You can personalize your account, so you can have your preferred subjects on your Sweeble’s homepage, and the idea of an ad section is good to create a community, but that part doesn’t seem to have much activity yet. But what caught my eye was the stark simplicity of the website.

What could be better?

Video is a strong argument for Sweeble, but there are some limitations: you can upload it to Sweeble, but not place it from YouTube, for example. Since you have to upload it, your video must be up to 50mb, which may not suffice to hold a longer interview or a home edited report (not really a problem now, but as users get more evolved in their storytelling this may happen). One annoying thing is that you can’t send the stories to a friend by email, nor embed the videos someplace else, though I managed to get them with VodPod. This happens due to the simple programming of the website, which handles well most features, but needs to be reviewed to allow Sweeble to grow (it’s still beta, I know). Another feature that could come up in the future is (audio)slideshows, but this is just a suggestion.

The user homepage options also suffer from the simple programming: few choices and radio buttons won’t do in the future.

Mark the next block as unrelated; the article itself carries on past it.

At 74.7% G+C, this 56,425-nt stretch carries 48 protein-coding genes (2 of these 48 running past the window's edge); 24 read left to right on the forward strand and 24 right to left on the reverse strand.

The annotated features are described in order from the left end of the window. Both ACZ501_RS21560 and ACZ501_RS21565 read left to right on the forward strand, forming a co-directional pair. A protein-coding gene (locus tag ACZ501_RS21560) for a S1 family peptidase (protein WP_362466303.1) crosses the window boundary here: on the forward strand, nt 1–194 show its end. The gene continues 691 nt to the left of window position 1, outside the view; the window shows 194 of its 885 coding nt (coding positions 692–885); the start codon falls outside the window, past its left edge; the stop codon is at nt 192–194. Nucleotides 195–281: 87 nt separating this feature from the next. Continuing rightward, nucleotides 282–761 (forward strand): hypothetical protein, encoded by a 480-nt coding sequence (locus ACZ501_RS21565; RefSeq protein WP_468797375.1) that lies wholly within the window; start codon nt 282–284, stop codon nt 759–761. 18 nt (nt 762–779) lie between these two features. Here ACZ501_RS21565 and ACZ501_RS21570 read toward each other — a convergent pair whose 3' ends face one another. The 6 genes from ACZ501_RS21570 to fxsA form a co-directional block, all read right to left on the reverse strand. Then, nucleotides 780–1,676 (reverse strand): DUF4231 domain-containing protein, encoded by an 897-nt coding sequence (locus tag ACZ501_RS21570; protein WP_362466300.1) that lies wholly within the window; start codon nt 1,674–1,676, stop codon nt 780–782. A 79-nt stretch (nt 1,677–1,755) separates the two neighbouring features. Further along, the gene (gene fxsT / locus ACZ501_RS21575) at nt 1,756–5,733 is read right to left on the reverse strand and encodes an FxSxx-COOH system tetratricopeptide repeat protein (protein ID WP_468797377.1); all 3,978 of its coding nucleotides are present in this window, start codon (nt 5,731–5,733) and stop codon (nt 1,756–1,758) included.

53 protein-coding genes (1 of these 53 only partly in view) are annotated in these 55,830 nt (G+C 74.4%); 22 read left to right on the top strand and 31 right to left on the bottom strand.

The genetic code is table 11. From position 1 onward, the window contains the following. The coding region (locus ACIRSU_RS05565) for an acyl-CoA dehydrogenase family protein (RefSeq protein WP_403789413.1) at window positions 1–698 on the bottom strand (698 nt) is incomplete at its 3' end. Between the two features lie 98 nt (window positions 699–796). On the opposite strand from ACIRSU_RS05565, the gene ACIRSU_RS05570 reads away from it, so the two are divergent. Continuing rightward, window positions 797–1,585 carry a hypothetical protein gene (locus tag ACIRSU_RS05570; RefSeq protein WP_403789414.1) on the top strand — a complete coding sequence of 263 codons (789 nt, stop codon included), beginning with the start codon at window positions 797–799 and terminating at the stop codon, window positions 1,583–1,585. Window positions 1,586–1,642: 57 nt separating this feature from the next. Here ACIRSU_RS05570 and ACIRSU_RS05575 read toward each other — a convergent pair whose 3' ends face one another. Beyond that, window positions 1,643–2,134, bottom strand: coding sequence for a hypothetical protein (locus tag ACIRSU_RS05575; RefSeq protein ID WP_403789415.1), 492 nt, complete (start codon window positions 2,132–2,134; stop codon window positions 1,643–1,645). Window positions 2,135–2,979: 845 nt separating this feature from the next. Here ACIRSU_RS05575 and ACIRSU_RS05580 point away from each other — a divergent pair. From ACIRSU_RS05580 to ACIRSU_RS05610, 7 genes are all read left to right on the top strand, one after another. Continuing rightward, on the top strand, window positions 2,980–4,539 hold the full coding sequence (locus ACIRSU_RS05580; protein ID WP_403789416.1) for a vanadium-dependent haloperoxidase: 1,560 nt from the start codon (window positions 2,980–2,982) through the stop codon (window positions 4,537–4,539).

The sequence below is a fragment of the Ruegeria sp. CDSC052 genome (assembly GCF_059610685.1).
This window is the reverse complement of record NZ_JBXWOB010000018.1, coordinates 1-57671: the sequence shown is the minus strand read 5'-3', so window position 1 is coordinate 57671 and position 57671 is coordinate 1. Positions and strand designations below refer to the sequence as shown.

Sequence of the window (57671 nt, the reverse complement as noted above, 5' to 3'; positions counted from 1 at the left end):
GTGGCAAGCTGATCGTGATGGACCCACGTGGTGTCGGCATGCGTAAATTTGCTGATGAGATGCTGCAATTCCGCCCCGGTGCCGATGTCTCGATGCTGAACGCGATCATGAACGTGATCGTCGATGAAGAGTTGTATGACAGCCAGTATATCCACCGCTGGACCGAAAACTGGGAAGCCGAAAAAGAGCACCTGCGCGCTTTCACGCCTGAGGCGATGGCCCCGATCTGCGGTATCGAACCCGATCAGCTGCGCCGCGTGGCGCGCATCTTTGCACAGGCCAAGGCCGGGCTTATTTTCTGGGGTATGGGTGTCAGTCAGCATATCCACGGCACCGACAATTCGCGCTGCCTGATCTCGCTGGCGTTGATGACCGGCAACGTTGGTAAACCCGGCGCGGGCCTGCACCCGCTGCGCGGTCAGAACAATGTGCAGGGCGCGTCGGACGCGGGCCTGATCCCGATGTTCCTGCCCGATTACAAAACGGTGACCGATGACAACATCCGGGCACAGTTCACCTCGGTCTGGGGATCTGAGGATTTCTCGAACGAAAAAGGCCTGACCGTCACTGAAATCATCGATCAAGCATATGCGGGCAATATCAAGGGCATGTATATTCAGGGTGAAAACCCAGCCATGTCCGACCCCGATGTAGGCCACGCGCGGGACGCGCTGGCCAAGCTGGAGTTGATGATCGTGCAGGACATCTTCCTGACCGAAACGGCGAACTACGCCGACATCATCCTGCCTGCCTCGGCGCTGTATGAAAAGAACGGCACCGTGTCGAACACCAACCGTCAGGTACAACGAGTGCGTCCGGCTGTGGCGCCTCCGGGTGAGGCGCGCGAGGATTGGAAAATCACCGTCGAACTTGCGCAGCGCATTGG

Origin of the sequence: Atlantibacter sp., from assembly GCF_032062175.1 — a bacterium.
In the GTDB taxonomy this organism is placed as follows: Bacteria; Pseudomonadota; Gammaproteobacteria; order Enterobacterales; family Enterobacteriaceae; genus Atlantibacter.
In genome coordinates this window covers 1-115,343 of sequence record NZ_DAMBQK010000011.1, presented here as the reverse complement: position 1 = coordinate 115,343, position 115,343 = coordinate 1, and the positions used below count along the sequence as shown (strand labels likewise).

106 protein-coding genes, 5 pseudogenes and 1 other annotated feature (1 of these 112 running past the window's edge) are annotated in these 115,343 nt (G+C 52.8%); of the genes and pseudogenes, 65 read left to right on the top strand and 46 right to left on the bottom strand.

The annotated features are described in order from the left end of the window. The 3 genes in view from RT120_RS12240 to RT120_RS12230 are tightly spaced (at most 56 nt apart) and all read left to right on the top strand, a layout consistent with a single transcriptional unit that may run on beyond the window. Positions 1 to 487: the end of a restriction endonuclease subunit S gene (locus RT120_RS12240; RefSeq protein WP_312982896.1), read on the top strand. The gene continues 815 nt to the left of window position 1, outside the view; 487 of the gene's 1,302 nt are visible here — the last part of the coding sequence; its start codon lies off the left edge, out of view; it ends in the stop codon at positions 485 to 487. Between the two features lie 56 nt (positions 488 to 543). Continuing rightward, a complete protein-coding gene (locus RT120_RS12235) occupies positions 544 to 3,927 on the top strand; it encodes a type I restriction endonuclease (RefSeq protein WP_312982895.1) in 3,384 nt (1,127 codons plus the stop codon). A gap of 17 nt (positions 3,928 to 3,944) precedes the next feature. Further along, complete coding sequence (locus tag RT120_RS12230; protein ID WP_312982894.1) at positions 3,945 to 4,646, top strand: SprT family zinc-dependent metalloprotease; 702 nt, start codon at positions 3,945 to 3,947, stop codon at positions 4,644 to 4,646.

One thing that annoyed me is the amount of times they emphasize legal implications over content, and how systematically they shake off any sort of responsibility. I know they must protect the website from any sort of legal liability, but it sounds too defensive. One short, clear disclamer would do.

How is it going to make money?

Google AdSense is there, along with smaller ads, and more publicity may come if they target the right companies: audio and video gear retailers or companies, mobile phone manufacturers, all that work with the semi-pro fringe. The citizen journalist is an expanding market niche.

Should I pay it any attention?

For sure. Sweeble is a good model for citizen journalism, that needs more promoting and live outside their own website – this means that they must, for instance, find some sort of synergy with other independent news projects, and reach the public. And, why not, promote basic journalism courses among their users. The aim is free, personal, quality stories, and I believe that they can go further than their original inebriated born of frustration idea, and build a true citizen news website. It all depends on what sort of effort they are willing to apply to truly make a difference.

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Janeiro 2008